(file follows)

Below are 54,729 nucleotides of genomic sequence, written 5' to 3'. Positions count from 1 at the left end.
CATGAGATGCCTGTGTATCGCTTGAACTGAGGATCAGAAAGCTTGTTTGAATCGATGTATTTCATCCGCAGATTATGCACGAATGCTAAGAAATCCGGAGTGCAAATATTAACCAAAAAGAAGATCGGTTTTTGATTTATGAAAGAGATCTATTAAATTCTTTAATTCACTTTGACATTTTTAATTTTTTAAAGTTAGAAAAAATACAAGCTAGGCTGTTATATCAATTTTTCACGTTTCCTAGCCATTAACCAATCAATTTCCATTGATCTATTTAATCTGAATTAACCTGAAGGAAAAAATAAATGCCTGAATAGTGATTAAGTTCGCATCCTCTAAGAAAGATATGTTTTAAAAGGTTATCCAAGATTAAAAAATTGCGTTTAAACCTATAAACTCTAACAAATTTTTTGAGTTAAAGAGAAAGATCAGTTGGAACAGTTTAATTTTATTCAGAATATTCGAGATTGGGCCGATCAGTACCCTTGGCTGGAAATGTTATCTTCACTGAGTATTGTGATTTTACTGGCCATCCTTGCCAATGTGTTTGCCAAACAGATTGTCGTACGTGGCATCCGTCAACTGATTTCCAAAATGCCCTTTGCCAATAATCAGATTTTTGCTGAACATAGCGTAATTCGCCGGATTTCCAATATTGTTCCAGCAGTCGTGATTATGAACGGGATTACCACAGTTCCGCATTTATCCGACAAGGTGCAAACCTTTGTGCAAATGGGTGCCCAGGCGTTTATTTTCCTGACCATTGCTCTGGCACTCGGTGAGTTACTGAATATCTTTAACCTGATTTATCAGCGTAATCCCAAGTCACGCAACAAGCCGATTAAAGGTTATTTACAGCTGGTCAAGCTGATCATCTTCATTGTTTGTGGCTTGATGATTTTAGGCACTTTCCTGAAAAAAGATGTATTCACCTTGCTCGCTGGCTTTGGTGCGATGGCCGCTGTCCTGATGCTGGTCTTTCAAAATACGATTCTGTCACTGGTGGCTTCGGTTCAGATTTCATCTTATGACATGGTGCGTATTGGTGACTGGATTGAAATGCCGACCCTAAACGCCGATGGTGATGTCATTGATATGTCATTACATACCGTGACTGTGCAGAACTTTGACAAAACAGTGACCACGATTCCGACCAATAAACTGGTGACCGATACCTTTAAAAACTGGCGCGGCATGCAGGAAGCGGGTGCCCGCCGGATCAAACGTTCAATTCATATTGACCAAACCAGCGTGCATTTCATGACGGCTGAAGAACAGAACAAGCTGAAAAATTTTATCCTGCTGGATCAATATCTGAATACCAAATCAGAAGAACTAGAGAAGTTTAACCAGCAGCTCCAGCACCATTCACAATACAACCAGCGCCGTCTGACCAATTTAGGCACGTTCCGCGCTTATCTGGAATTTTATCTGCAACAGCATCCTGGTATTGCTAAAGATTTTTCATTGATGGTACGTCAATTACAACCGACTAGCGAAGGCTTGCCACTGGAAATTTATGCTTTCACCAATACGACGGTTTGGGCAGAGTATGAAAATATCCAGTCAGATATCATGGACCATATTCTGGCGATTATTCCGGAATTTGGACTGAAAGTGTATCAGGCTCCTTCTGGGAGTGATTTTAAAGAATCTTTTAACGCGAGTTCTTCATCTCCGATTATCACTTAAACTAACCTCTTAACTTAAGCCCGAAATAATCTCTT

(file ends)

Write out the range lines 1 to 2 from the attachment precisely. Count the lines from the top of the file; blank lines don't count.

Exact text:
Below are 54,729 nucleotides of genomic sequence, written 5' to 3'. Positions count from 1 at the left end.
CATGAGATGCCTGTGTATCGCTTGAACTGAGGATCAGAAAGCTTGTTTGAATCGATGTATTTCATCCGCAGATTATGCACGAATGCTAAGAAATCCGGAGTGCAAATATTAACCAAAAAGAAGATCGGTTTTTGATTTATGAAAGAGATCTATTAAATTCTTTAATTCACTTTGACATTTTTAATTTTTTAAAGTTAGAAAAAATACAAGCTAGGCTGTTATATCAATTTTTCACGTTTCCTAGCCATTAACCAATCAATTTCCATTGATCTATTTAATCTGAATTAACCTGAAGGAAAAAATAAATGCCTGAATAGTGATTAAGTTCGCATCCTCTAAGAAAGATATGTTTTAAAAGGTTATCCAAGATTAAAAAATTGCGTTTAAACCTATAAACTCTAACAAATTTTTTGAGTTAAAGAGAAAGATCAGTTGGAACAGTTTAATTTTATTCAGAATATTCGAGATTGGGCCGATCAGTACCCTTGGCTGGAAATGTTATCTTCACTGAGTATTGTGATTTTACTGGCCATCCTTGCCAATGTGTTTGCCAAACAGATTGTCGTACGTGGCATCCGTCAACTGATTTCCAAAATGCCCTTTGCCAATAATCAGATTTTTGCTGAACATAGCGTAATTCGCCGGATTTCCAATATTGTTCCAGCAGTCGTGATTATGAACGGGATTACCACAGTTCCGCATTTATCCGACAAGGTGCAAACCTTTGTGCAAATGGGTGCCCAGGCGTTTATTTTCCTGACCATTGCTCTGGCACTCGGTGAGTTACTGAATATCTTTAACCTGATTTATCAGCGTAATCCCAAGTCACGCAACAAGCCGATTAAAGGTTATTTACAGCTGGTCAAGCTGATCATCTTCATTGTTTGTGGCTTGATGATTTTAGGCACTTTCCTGAAAAAAGATGTATTCACCTTGCTCGCTGGCTTTGGTGCGATGGCCGCTGTCCTGATGCTGGTCTTTCAAAATACGATTCTGTCACTGGTGGCTTCGGTTCAGATTTCATCTTATGACATGGTGCGTATTGGTGACTGGATTGAAATGCCGACCCTAAACGCCGATGGTGATGTCATTGATATGTCATTACATACCGTGACTGTGCAGAACTTTGACAAAACAGTGACCACGATTCCGACCAATAAACTGGTGACCGATACCTTTAAAAACTGGCGCGGCATGCAGGAAGCGGGTGCCCGCCGGATCAAACGTTCAATTCATATTGACCAAACCAGCGTGCATTTCATGACGGCTGAAGAACAGAACAAGCTGAAAAATTTTATCCTGCTGGATCAATATCTGAATACCAAATCAGAAGAACTAGAGAAGTTTAACCAGCAGCTCCAGCACCATTCACAATACAACCAGCGCCGTCTGACCAATTTAGGCACGTTCCGCGCTTATCTGGAATTTTATCTGCAACAGCATCCTGGTATTGCTAAAGATTTTTCATTGATGGTACGTCAATTACAACCGACTAGCGAAGGCTTGCCACTGGAAATTTATGCTTTCACCAATACGACGGTTTGGGCAGAGTATGAAAATATCCAGTCAGATATCATGGACCATATTCTGGCGATTATTCCGGAATTTGGACTGAAAGTGTATCAGGCTCCTTCTGGGAGTGATTTTAAAGAATCTTTTAACGCGAGTTCTTCATCTCCGATTATCACTTAAACTAACCTCTTAACTTAAGCCCGAAATAATCTCTT